Intangible Cultural Heritage

Japanese architectural artisan skills recognized as UNESCO intangible heritage

Hello everyone, how are you?   I’m pleased to inform that UNESCO approved to list 17 traditional craftsmanship for intangible cultural heritage.

Craft skills, for example, the prepicitous roof which is shown on above two photos with which were covered by heavy snow and below two too is re-roofed once every 20 to 40 years, depending on the thickness of the thatch that is straw, reeds, palm leaves, or a similar material.


The roof is very steep, almost perpendicular, so it needs many skilled workers as shown in a video below,
its narration and subtitles are in Japanese though, I hope you would understand what it means roughly.

Light in the craftsmanship hidden behind

Traditional Japanese architectural craftsmanship used in timber-framed structures was approved Thursday on Dec.17, 2020 for addition to UNESCO’s Intangible Cultural Heritage list, a committee of the U.N. cultural body said.

Traditional skills, techniques and knowledge that comprise the craftsmanship cover 17 areas essential for repairing and restoring shrines, temples and old houses, which are traditionally made of wood.

Such structures include Horyuji, a World Heritage Buddhist temple said to have been built in 607. The building in Nara Prefecture is the world’s oldest surviving wooden structure.

Horyuji temple in Nara-ken (prefecture)

“Structures like Horyuji and Himeji Castle can still be seen to this day thanks to repair work based on traditional techniques,” he said, also referring to the ancient castle in Hyogo Prefecture, which is a World Heritage site.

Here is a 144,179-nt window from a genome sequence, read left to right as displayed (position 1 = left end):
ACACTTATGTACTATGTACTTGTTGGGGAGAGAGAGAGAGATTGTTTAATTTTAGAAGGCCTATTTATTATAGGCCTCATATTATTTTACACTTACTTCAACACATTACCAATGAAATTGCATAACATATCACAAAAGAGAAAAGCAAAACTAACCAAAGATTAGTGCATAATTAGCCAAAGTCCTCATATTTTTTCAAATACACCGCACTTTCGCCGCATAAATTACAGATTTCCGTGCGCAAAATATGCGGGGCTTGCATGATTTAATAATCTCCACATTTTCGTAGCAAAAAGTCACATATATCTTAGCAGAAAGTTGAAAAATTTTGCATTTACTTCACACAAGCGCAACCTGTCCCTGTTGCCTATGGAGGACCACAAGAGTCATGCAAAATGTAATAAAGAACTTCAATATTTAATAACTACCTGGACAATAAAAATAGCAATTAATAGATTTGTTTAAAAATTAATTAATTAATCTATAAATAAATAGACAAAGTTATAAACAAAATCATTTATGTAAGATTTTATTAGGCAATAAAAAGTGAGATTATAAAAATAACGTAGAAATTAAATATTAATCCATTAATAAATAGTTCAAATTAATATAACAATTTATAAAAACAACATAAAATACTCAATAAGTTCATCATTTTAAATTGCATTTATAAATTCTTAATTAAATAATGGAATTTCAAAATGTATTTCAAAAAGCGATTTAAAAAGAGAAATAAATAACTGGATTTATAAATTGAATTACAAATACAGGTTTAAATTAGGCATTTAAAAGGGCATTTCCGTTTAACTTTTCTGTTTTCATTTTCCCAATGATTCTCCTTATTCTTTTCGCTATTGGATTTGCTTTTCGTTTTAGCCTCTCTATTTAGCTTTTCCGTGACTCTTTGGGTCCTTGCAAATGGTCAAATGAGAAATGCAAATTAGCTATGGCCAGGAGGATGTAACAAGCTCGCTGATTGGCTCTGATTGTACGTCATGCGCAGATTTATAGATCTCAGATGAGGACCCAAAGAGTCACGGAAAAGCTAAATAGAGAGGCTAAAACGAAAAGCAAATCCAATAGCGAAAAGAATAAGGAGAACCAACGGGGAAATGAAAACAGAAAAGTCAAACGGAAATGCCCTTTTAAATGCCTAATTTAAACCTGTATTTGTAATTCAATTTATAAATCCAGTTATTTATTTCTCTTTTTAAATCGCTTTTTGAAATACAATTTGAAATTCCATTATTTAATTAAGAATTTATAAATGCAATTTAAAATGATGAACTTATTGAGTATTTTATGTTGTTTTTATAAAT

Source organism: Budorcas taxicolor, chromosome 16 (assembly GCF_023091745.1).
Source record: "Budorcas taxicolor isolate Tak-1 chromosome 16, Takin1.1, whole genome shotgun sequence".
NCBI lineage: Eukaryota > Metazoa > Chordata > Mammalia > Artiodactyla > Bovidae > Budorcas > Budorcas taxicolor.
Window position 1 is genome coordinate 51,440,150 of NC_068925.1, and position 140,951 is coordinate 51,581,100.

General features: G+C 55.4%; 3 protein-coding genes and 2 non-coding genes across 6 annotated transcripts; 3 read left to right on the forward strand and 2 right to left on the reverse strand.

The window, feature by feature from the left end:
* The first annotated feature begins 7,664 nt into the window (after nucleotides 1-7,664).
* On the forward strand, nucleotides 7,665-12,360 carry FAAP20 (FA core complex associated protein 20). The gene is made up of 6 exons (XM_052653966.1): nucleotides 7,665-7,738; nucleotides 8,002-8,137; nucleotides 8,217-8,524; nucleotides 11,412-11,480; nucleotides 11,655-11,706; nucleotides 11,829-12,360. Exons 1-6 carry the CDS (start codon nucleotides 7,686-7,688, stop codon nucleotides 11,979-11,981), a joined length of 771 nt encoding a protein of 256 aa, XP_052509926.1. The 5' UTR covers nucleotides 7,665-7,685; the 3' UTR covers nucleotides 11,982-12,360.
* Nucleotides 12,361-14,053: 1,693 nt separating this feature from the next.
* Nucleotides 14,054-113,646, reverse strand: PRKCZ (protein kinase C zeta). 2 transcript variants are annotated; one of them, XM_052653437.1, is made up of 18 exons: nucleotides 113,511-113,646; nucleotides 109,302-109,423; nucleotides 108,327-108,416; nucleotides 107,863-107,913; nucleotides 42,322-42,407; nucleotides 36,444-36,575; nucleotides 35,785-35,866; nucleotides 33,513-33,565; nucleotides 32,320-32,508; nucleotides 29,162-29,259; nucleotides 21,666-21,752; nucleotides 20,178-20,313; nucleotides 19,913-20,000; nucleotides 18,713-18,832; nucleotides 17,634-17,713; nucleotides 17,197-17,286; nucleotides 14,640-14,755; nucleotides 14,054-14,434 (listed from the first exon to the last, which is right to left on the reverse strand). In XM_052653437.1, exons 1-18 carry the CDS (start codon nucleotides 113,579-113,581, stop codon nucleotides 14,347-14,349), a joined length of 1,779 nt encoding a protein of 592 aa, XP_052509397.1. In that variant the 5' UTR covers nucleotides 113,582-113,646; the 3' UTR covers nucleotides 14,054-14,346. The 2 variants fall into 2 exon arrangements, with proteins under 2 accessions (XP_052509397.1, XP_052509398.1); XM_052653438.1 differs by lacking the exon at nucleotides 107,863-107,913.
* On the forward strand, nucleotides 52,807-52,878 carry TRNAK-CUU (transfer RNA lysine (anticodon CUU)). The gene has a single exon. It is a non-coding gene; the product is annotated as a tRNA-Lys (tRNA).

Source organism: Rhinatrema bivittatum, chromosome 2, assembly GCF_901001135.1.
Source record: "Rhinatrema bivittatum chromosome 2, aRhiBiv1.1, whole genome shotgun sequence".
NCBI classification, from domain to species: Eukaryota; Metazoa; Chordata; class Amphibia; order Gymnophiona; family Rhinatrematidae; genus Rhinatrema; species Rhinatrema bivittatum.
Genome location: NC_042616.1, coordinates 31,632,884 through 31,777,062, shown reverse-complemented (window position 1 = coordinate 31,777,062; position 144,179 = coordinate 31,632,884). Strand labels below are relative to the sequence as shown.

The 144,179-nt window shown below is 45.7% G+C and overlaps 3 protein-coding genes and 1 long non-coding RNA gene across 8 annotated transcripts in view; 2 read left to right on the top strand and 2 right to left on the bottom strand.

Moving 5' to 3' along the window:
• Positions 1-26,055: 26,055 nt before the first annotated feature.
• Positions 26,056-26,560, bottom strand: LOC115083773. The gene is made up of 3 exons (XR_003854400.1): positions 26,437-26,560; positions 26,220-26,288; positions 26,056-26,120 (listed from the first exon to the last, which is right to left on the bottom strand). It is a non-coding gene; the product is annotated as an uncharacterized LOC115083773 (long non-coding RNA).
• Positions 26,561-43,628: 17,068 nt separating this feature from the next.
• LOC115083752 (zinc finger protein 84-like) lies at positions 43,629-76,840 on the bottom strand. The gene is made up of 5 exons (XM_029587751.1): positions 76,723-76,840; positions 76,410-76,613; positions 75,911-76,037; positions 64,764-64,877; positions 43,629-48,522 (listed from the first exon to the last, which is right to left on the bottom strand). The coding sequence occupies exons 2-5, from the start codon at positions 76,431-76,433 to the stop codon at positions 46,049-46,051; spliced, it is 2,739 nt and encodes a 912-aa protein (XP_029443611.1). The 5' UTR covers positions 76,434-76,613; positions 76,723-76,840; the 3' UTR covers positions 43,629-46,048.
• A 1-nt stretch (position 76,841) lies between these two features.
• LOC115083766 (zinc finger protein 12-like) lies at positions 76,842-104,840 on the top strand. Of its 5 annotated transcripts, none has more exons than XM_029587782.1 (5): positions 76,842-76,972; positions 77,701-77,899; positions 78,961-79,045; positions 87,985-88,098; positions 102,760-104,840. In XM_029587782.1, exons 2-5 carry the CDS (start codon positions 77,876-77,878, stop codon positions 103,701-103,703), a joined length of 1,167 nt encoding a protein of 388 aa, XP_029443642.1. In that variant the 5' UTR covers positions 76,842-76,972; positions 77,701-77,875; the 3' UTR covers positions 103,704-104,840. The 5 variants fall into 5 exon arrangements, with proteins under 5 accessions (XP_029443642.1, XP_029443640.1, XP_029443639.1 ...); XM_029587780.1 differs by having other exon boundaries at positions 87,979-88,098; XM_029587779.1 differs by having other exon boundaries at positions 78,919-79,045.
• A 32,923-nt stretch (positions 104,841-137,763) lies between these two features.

Himeji castle, for more information, click here

Among other techniques recognized Thursday by UNESCO were “Sakan” (plastering),

The harvesting of Japanese cypress bark for roofing,

Lacquer painting of traditional structures

and the production of tatami

Despite using natural materials, the centuries-old techniques are still indispensable today to enhance the resilience of old buildings to earthquakes and typhoons. They can also be used to restore structures damaged in natural disasters.

One such example is Kumamoto Castle, which was heavily damaged by earthquakes in 2016.


The architectural craft will be formally listed on the final day of the committee’s meeting on Saturday as the country’s 22nd entry.

It follows other intangible heritages such as the performing arts of noh and kabuki as well as washoku traditional cuisine.

The Paris-based UNESCO had initially planned to convene an intergovernmental committee meeting in Jamaica from late November, but it was postponed due to the pandemic and it was instead held online from Monday.

Japan next hopes to have the furyu-odori folk dance placed on the Intangible Cultural Heritage list in 2022. The U.N. screens nominees every two years.

About the author

古林 茂樹(Shigeki Furubayashi )